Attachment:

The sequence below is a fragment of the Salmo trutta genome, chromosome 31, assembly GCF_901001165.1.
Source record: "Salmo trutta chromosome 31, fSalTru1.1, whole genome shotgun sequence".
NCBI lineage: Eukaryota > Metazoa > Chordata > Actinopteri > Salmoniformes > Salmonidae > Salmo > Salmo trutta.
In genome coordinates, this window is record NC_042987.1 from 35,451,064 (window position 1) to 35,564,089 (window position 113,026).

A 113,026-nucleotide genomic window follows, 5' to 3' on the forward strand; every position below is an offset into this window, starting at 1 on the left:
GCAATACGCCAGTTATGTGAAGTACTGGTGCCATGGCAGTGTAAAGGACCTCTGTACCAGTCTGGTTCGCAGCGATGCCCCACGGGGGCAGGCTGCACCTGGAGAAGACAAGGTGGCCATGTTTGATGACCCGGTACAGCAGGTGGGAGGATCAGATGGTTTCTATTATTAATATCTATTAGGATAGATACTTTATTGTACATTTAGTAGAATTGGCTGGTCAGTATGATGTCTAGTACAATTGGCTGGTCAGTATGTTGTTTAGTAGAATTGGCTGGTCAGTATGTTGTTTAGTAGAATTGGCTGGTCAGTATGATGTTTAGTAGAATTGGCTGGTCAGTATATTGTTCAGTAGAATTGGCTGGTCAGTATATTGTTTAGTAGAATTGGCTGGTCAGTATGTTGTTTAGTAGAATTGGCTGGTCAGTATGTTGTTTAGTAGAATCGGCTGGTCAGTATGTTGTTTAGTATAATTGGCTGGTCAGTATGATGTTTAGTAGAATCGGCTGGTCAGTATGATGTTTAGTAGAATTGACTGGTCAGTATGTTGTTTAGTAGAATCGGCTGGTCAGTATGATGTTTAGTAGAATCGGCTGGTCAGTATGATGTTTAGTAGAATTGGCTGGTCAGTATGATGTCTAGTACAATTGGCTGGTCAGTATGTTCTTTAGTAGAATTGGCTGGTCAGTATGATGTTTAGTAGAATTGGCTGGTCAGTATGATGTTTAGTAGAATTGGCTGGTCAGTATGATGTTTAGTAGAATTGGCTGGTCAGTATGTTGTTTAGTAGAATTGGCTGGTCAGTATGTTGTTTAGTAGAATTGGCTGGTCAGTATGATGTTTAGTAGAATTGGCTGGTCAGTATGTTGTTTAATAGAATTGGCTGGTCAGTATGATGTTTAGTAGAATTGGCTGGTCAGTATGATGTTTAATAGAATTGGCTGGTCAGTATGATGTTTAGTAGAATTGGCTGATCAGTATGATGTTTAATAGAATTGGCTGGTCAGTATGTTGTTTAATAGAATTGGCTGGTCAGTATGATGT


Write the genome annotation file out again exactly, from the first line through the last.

The sequence below is a fragment of the Salmo trutta genome, chromosome 31, assembly GCF_901001165.1.
Source record: "Salmo trutta chromosome 31, fSalTru1.1, whole genome shotgun sequence".
NCBI lineage: Eukaryota > Metazoa > Chordata > Actinopteri > Salmoniformes > Salmonidae > Salmo > Salmo trutta.
In genome coordinates, this window is record NC_042987.1 from 35,451,064 (window position 1) to 35,564,089 (window position 113,026).

A 113,026-nucleotide genomic window follows, 5' to 3' on the forward strand; every position below is an offset into this window, starting at 1 on the left:
GCAATACGCCAGTTATGTGAAGTACTGGTGCCATGGCAGTGTAAAGGACCTCTGTACCAGTCTGGTTCGCAGCGATGCCCCACGGGGGCAGGCTGCACCTGGAGAAGACAAGGTGGCCATGTTTGATGACCCGGTACAGCAGGTGGGAGGATCAGATGGTTTCTATTATTAATATCTATTAGGATAGATACTTTATTGTACATTTAGTAGAATTGGCTGGTCAGTATGATGTCTAGTACAATTGGCTGGTCAGTATGTTGTTTAGTAGAATTGGCTGGTCAGTATGTTGTTTAGTAGAATTGGCTGGTCAGTATGATGTTTAGTAGAATTGGCTGGTCAGTATATTGTTCAGTAGAATTGGCTGGTCAGTATATTGTTTAGTAGAATTGGCTGGTCAGTATGTTGTTTAGTAGAATTGGCTGGTCAGTATGTTGTTTAGTAGAATCGGCTGGTCAGTATGTTGTTTAGTATAATTGGCTGGTCAGTATGATGTTTAGTAGAATCGGCTGGTCAGTATGATGTTTAGTAGAATTGACTGGTCAGTATGTTGTTTAGTAGAATCGGCTGGTCAGTATGATGTTTAGTAGAATCGGCTGGTCAGTATGATGTTTAGTAGAATTGGCTGGTCAGTATGATGTCTAGTACAATTGGCTGGTCAGTATGTTCTTTAGTAGAATTGGCTGGTCAGTATGATGTTTAGTAGAATTGGCTGGTCAGTATGATGTTTAGTAGAATTGGCTGGTCAGTATGATGTTTAGTAGAATTGGCTGGTCAGTATGTTGTTTAGTAGAATTGGCTGGTCAGTATGTTGTTTAGTAGAATTGGCTGGTCAGTATGATGTTTAGTAGAATTGGCTGGTCAGTATGTTGTTTAATAGAATTGGCTGGTCAGTATGATGTTTAGTAGAATTGGCTGGTCAGTATGATGTTTAATAGAATTGGCTGGTCAGTATGATGTTTAGTAGAATTGGCTGATCAGTATGATGTTTAATAGAATTGGCTGGTCAGTATGTTGTTTAATAGAATTGGCTGGTCAGTATGATGT